In spite of all the craziness, most of the city is comprized of things you would expect to see in many other European cities. Along with Bruges, Amsterdam is considered part of the “Venice” of the north. Situated along the eastern shore of a peninsula which separates the North Sea from a large, protected inlet (Markermeer and Ijsselmeer – “meer” translates roughly from Dutch as “broad” or “large” lake), eventually feeding a large canal that ultimately crosses the entire peninsula and empties into the North Sea (at the very northeastern end of the English Channel). This allow for an impressive canal system within the city, and it is known for its Dutch Architecture lined canals. The buildings all have “false front” gables, and in general, each individual gable has its own characteer, distinguishing it from the adjoining buildings.

Amsterdam, Netherlands
Copyright Andy Richards 2019

Amsterdam, Netherlands
Copyright Andy Richards 2019

Amsterdam, Netherlands
Copyright Andy Richards 2019

There are also some rather grand buildings in the main downtown area of Amsterdam, as well as a couple very striking museums and other municipal buildings, replete with flowers and fountains one might expect in Amsterdam.

Amsterdam, Netherlands
Copyright Andy Richards 2019

Amsterdam, Netherlands
Copyright Andy Richards 2019

Amsterdam, Netherlands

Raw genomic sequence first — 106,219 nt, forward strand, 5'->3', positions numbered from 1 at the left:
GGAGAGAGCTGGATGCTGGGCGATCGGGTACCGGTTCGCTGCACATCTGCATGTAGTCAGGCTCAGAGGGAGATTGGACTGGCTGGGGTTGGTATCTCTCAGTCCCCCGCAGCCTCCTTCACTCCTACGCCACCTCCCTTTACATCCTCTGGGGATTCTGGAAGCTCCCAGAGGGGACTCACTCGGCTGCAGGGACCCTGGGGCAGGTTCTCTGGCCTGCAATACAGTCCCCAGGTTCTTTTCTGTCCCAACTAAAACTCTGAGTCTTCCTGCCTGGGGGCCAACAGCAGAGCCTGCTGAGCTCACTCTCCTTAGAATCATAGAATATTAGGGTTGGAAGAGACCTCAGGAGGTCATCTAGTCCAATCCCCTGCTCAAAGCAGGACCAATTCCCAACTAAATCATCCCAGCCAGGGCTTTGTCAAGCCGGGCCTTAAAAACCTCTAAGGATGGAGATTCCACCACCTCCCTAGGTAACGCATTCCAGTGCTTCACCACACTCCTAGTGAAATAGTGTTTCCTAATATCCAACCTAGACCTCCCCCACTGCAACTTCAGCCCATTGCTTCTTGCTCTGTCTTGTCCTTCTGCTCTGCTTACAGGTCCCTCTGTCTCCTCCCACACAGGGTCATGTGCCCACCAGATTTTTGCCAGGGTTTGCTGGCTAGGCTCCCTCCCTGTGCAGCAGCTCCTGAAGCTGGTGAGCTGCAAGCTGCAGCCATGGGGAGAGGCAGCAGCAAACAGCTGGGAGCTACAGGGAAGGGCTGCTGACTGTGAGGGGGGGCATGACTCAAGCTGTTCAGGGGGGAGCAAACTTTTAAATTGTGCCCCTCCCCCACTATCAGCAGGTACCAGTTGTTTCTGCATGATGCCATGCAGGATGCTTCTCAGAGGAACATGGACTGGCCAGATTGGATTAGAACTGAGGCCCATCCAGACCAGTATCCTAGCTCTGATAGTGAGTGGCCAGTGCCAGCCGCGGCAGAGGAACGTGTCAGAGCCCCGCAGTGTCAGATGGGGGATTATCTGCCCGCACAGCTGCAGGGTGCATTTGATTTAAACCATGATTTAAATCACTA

Copyright Andy Richards 2019

Amsterdam, Netherlands
Copyright Andy Richards 2019

Like most larger cities, there are also some quiet back streets that border the busier areas, with local bars, and restaurants.

Amsterdam, Netherlands
Copyright Andy Richards 2019

Amsterdam, Netherlands
Copyright Andy Richards 2019

Amsterdam, Netherlands
Copyright Andy Richards 2019

One thing that kind of stood out to me what how much less ostentatious most residents are with their modes of transportation. Though we saw alot of this throughout Ireland, Belgium and the Netherlands, the bicycle was an extremely popular mode of transportation. This was more prevalent in Amsterdam than in the other places.

Amsterdam, Netherlands
Copyright Andy Richards 2019

Amsterdam, Netherlands
Copyright Andy Richards 2019

I also noticed that Amsterdam seems to have a firm commitment to alternative energy sources. There were charging stations for electric vehicles available right in the downtown area.